By MARY ANN MARGER, Times Art Critic
© St. Petersburg Times, published December 24, 1999
A vocal group of art supporters, combined with vigorous growth in galleries, puts St. Petersburg in the spotlight.
Historically, Sarasota had long been the leader of the greater bay area's visual arts, thanks to John Ringling's efforts, which stimulated growth of an artistic community and galleries long after he was gone. Behind that lead, Tampa and St. Petersburg kept pace with each other. But with the loss of most of Ybor City's art community and the ACC Crafts Show, and the self-generating action of downtown St. Petersburg's art supporters and galleries, leaders in Tampa and Sarasota have been saying that St. Petersburg is the place to be.
Things could shift again -- or better, they could strengthen all around. It all depends on whether artists, centers, museums and galleries can maintain support from the general community in the form of individual action: more collectors, more understanding of what to collect, more involvement, greater attendance, greater financial support.
BEST SHOW OF 1999: "Blurring the Boundaries: Installation Art 1969-96," Ringling Museum of Art, Sarasota. Through 20 relevant and timely artworks from the Museum of Contemporary Art in San Diego, we explored challenging and diverse expressions that made us think.
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SECOND BEST NEWS: The establishment of Second Saturday, a monthly open house by a score of galleries and art centers in downtown St. Petersburg.
MOST EXHILARATING ARTWORK CREATED RIGHT HERE: Passage II, a nine-foot-wide floor installation by Hoang Van Bui, on view in "East of the Sun" at Scarfone/Hartley Galleries this fall. The artist, born in Vietnam and now living in Tampa, uses an economy of symbols to express deep passion about big ideas. The use of basic iconography doesn't reduce his themes; it magnifies them.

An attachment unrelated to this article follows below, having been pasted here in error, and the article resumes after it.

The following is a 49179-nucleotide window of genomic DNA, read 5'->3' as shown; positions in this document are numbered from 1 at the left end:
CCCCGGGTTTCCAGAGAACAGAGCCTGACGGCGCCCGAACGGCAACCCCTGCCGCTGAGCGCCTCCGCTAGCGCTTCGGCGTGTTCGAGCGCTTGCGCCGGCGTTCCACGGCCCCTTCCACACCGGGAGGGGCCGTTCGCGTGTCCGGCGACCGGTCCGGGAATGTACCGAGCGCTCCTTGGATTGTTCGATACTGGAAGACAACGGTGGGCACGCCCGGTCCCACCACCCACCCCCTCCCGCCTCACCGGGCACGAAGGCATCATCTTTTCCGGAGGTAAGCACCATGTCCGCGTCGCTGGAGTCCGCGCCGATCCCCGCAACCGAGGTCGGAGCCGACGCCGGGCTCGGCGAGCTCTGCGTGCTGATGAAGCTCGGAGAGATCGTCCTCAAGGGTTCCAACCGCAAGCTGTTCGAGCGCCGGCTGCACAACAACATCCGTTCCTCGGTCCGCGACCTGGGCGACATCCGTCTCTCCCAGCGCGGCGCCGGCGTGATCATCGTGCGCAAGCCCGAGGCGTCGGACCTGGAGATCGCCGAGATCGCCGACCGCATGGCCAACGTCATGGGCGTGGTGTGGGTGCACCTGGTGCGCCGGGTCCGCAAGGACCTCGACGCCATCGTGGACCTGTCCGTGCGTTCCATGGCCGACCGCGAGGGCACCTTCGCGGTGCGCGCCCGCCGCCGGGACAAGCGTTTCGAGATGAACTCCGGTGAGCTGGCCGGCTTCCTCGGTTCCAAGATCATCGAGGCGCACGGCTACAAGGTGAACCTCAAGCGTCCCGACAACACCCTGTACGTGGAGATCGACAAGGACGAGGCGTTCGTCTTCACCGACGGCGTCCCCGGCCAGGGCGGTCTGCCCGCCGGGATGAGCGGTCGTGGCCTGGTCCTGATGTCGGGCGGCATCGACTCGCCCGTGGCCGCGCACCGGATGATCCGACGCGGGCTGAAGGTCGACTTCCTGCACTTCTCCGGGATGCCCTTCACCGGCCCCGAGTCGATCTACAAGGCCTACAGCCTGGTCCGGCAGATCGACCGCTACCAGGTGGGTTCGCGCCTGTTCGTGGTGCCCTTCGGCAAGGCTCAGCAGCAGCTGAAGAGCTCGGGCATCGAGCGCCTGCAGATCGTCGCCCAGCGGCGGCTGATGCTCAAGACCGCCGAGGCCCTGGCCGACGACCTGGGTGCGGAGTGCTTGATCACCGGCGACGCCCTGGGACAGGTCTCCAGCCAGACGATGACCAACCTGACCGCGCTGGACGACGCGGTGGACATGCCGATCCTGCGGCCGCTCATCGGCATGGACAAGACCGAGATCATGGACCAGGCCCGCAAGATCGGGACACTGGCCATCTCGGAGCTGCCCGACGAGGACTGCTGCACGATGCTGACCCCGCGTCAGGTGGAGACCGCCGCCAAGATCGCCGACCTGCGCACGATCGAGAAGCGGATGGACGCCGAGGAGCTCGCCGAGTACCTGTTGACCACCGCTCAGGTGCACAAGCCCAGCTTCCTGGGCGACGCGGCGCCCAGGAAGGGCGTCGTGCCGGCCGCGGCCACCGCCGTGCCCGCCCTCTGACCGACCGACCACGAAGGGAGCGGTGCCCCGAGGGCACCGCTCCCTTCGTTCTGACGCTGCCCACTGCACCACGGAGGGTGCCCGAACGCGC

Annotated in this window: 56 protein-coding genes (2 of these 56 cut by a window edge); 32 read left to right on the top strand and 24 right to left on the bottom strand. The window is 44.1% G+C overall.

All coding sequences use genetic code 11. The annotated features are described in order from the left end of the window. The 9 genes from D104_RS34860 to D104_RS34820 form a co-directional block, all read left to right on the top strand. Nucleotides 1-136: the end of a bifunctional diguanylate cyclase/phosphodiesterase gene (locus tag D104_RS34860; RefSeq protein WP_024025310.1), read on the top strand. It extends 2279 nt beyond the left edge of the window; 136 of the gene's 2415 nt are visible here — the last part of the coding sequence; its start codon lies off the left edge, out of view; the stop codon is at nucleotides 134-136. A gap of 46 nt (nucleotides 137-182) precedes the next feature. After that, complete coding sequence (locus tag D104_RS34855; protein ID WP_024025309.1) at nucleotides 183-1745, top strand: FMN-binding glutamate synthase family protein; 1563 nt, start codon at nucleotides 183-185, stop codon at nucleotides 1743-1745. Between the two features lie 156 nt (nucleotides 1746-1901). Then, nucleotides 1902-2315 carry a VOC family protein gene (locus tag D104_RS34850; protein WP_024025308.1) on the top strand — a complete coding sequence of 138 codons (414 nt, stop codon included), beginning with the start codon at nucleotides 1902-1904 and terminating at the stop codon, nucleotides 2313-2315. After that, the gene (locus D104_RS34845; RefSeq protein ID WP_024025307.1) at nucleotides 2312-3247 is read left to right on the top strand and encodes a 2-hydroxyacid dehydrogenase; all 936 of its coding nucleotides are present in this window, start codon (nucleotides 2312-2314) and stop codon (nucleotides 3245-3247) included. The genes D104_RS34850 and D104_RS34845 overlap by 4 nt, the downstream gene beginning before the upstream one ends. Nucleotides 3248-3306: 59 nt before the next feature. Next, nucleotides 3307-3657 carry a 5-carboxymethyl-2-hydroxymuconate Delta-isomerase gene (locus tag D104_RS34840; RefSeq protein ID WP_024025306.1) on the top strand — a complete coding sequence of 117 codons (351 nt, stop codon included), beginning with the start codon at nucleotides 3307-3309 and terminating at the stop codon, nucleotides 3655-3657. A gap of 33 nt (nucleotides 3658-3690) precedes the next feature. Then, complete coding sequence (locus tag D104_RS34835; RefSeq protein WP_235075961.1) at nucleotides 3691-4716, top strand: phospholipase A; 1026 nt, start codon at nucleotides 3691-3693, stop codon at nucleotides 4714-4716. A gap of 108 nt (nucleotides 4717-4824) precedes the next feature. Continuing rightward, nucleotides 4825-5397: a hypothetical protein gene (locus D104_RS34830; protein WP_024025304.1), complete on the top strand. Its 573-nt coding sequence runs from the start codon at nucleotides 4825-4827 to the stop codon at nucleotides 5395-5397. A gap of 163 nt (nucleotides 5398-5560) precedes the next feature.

DUMBEST DECISION: Rejection of The Tree of Life, a painting depicting Adam and Eve in the buff by Kevin Grass, which had already been juried into the Pinellas County Arts Council's exhibit that opened in October at Ruth Eckerd Hall. PCAC director Judith Powers Jones and visual arts consultant Genevieve Linnehan thought it might offend people coming to see performances. (As if to make up for the bad call, the PCAC bought another work by Grass for its permanent collection and recently granted him an Artist Resource Fund award.)
BEST SHOW TO SEE RIGHT NOW: Tough call. Judy Chicago's retrospective is a relatively objective view of art known for stirring the emotions (Gulf Coast Museum of Art). Linda McCartney's photos of '60s rock 'n' rollers evoke nostalgia (Tampa Museum of Art). Robert Gwathmey's paintings and Winslow Homer's prints are sure crowd-pleasers (Museum of Fine Arts).
BEST PRIVATELY OWNED GALLERIES SHOWING THE KIND OF EXPERIMENTAL ART THAT RARELY PAYS THE BILLS: Fusion, 540 Central Ave., and Szilage Gallery at 145, 145 Third St. N, both in St. Petersburg, and Studio Gallery on Azeele, 3707 Azeele St., Tampa. Since we no longer have a not-for-profit alternative space -- the Florida Center for Contemporary Art has been defunct for years -- we need venues for those artists in limbo between formal education and museum recognition. Salt Creek Artworks, an artists' studio and gallery space, has a similar mission.
HOW TO STAY ON THE CUTTING EDGE AND STAY IN THE BAY AREA: University of South Florida Contemporary Art Museum. At least half a dozen artists in the Carnegie International's current prestigious survey of contemporary art have previously exhibited at USF's Contemporary Art Museum.
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